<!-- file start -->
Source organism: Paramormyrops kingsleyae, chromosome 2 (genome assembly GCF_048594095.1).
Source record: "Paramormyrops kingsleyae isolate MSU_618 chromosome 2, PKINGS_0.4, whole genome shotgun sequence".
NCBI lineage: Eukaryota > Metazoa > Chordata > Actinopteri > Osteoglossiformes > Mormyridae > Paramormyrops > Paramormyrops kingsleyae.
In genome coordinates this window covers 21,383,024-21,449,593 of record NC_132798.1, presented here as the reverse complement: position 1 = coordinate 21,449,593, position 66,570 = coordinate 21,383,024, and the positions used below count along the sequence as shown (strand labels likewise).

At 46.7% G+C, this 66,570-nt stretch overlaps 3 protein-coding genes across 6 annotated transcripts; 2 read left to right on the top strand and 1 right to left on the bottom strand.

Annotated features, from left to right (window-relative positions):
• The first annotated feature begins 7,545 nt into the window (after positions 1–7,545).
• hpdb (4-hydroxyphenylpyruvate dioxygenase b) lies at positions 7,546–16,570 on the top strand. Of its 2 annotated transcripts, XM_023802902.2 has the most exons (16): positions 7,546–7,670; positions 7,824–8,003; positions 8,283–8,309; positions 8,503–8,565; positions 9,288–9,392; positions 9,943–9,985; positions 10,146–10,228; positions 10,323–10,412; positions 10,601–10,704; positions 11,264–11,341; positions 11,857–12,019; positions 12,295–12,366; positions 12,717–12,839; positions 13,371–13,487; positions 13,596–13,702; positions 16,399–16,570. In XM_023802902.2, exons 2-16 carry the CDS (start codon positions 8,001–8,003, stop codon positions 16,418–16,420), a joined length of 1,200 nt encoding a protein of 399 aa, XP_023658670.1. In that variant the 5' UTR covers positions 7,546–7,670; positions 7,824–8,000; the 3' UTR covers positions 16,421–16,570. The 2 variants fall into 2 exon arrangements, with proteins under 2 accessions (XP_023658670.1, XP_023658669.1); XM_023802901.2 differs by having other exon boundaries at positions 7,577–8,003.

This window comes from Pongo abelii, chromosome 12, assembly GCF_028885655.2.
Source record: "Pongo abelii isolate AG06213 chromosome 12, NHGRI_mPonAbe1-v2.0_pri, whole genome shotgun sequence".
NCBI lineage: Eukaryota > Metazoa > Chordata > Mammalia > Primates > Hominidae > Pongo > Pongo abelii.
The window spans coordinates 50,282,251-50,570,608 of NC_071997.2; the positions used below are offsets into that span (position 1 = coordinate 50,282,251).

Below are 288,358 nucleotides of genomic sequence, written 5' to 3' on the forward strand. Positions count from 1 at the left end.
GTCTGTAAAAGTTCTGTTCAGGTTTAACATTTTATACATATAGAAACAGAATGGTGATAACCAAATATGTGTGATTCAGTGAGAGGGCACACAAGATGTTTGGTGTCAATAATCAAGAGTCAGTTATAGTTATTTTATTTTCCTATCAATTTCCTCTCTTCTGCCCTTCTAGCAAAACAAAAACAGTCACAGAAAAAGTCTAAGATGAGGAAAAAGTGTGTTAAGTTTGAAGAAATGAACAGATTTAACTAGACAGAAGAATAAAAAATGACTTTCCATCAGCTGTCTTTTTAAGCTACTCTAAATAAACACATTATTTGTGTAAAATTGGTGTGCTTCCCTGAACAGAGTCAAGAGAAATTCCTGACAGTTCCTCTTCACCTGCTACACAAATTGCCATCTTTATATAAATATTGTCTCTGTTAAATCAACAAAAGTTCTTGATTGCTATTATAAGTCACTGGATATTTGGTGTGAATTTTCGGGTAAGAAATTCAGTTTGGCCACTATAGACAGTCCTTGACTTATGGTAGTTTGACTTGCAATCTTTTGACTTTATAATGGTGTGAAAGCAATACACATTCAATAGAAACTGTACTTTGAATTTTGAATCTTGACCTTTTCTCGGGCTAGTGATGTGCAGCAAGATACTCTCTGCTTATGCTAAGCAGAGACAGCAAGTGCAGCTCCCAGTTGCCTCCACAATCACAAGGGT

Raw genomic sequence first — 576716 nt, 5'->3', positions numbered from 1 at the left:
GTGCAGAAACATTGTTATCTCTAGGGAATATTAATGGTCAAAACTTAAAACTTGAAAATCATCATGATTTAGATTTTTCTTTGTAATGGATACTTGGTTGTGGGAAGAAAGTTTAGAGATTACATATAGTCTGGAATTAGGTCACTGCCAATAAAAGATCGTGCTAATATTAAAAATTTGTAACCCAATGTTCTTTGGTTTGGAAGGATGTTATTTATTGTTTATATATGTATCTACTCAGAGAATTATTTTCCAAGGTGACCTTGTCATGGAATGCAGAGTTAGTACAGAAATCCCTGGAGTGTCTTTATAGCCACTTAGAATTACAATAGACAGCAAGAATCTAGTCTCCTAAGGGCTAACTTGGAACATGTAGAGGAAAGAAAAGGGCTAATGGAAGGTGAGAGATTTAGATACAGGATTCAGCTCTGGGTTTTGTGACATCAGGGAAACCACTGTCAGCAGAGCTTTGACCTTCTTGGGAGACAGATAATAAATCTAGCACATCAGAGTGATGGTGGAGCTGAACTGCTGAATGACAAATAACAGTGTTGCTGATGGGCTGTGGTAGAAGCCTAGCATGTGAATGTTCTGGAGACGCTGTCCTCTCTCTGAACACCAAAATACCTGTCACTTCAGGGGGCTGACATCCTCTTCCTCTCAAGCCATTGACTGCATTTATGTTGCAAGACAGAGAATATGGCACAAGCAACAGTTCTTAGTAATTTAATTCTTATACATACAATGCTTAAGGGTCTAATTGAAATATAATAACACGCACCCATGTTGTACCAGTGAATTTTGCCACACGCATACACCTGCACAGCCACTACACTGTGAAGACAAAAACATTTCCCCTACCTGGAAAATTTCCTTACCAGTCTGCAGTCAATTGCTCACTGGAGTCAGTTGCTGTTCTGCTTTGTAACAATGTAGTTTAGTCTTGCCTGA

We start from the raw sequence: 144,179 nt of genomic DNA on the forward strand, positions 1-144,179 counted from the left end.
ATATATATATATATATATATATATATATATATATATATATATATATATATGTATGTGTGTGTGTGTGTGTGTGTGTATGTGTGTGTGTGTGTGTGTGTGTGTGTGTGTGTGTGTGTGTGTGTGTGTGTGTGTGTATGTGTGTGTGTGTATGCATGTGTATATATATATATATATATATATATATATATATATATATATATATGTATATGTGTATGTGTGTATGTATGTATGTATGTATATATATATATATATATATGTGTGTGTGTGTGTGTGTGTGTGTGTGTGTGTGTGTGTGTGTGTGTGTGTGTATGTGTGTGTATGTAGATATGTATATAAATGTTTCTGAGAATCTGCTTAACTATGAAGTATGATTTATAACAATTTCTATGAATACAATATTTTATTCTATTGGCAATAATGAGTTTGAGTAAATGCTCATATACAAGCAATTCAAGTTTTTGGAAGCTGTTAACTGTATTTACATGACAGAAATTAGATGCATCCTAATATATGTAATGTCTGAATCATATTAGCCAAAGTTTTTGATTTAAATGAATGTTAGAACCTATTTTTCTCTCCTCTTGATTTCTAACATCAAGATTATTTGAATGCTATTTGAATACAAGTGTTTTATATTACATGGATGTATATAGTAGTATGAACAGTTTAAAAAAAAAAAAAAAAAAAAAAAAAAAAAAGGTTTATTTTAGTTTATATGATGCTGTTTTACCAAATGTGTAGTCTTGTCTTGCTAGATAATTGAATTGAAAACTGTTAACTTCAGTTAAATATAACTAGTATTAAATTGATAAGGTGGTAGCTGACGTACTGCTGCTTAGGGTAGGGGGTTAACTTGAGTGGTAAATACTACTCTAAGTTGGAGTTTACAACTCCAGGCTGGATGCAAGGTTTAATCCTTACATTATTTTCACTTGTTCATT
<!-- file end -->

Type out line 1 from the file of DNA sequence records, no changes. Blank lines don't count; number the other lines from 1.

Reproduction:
Source organism: Paramormyrops kingsleyae, chromosome 2 (genome assembly GCF_048594095.1).